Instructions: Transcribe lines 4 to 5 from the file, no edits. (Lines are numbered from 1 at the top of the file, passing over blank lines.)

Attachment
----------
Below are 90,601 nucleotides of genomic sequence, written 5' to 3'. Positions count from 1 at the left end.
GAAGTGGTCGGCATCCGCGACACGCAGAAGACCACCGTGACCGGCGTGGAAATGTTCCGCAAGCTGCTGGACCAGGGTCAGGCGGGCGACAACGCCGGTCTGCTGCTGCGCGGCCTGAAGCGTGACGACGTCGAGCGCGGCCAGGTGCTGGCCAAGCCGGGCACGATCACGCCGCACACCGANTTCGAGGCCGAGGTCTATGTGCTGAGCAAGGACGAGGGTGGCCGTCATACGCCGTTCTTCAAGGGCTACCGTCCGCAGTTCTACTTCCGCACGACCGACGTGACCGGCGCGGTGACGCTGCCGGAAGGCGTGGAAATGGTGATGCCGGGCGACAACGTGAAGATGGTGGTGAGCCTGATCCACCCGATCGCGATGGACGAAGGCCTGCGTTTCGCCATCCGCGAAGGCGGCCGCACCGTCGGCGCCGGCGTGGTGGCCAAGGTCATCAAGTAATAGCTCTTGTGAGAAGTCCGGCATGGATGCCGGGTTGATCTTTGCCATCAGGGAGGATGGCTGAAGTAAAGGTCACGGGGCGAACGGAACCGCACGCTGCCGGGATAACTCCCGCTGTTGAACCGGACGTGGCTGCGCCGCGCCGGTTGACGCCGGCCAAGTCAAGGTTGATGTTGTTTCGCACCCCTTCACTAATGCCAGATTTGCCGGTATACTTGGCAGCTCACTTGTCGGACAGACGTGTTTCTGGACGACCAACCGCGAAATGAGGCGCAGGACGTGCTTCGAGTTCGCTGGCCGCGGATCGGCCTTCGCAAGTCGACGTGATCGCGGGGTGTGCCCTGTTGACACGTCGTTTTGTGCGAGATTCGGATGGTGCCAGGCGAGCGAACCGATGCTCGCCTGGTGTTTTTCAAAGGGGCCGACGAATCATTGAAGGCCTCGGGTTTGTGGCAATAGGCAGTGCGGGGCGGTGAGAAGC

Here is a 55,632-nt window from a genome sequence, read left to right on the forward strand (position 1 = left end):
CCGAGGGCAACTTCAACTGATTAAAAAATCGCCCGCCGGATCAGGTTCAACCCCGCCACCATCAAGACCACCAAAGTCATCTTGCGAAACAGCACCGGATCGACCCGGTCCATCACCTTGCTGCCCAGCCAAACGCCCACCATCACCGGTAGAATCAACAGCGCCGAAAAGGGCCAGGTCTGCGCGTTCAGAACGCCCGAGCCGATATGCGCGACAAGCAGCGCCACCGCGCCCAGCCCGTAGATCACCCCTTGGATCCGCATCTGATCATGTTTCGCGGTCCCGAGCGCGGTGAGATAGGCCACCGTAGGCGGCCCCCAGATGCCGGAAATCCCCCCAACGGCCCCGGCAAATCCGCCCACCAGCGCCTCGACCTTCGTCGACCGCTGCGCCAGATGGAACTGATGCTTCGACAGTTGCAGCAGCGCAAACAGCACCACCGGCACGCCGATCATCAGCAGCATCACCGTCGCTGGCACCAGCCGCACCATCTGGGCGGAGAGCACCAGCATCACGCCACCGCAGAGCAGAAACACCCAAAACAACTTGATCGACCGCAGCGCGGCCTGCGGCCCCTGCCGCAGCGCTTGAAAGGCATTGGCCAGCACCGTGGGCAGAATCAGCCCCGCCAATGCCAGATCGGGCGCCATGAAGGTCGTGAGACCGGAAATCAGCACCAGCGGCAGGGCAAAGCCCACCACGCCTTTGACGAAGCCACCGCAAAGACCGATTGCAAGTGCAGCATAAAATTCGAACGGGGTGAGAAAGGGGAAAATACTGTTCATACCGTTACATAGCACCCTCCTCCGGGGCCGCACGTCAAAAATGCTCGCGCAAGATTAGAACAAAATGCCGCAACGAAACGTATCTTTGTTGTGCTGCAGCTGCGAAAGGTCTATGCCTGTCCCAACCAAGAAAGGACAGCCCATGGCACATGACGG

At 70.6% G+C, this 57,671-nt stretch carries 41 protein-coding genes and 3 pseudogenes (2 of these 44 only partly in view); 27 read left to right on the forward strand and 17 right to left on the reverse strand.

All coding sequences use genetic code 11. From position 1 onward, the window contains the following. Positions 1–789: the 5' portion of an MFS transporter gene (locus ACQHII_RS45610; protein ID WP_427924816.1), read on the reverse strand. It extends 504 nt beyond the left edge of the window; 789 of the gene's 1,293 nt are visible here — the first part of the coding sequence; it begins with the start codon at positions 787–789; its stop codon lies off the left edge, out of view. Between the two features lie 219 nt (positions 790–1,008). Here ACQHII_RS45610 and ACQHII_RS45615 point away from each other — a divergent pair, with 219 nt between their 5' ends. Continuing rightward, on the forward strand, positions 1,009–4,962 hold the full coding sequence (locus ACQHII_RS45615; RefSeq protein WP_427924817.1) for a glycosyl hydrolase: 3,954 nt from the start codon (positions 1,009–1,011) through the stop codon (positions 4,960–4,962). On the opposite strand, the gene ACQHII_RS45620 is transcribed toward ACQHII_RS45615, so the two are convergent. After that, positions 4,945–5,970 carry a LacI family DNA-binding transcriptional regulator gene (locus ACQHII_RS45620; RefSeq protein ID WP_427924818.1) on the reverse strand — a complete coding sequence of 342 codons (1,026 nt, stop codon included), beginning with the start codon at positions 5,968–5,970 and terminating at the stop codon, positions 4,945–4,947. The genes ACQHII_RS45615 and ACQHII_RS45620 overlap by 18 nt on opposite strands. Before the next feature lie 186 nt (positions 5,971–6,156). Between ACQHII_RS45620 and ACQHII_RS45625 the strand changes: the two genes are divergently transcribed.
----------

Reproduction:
CCGAGGGCAACTTCAACTGATTAAAAAATCGCCCGCCGGATCAGGTTCAACCCCGCCACCATCAAGACCACCAAAGTCATCTTGCGAAACAGCACCGGATCGACCCGGTCCATCACCTTGCTGCCCAGCCAAACGCCCACCATCACCGGTAGAATCAACAGCGCCGAAAAGGGCCAGGTCTGCGCGTTCAGAACGCCCGAGCCGATATGCGCGACAAGCAGCGCCACCGCGCCCAGCCCGTAGATCACCCCTTGGATCCGCATCTGATCATGTTTCGCGGTCCCGAGCGCGGTGAGATAGGCCACCGTAGGCGGCCCCCAGATGCCGGAAATCCCCCCAACGGCCCCGGCAAATCCGCCCACCAGCGCCTCGACCTTCGTCGACCGCTGCGCCAGATGGAACTGATGCTTCGACAGTTGCAGCAGCGCAAACAGCACCACCGGCACGCCGATCATCAGCAGCATCACCGTCGCTGGCACCAGCCGCACCATCTGGGCGGAGAGCACCAGCATCACGCCACCGCAGAGCAGAAACACCCAAAACAACTTGATCGACCGCAGCGCGGCCTGCGGCCCCTGCCGCAGCGCTTGAAAGGCATTGGCCAGCACCGTGGGCAGAATCAGCCCCGCCAATGCCAGATCGGGCGCCATGAAGGTCGTGAGACCGGAAATCAGCACCAGCGGCAGGGCAAAGCCCACCACGCCTTTGACGAAGCCACCGCAAAGACCGATTGCAAGTGCAGCATAAAATTCGAACGGGGTGAGAAAGGGGAAAATACTGTTCATACCGTTACATAGCACCCTCCTCCGGGGCCGCACGTCAAAAATGCTCGCGCAAGATTAGAACAAAATGCCGCAACGAAACGTATCTTTGTTGTGCTGCAGCTGCGAAAGGTCTATGCCTGTCCCAACCAAGAAAGGACAGCCCATGGCACATGACGG

At 70.6% G+C, this 57,671-nt stretch carries 41 protein-coding genes and 3 pseudogenes (2 of these 44 only partly in view); 27 read left to right on the forward strand and 17 right to left on the reverse strand.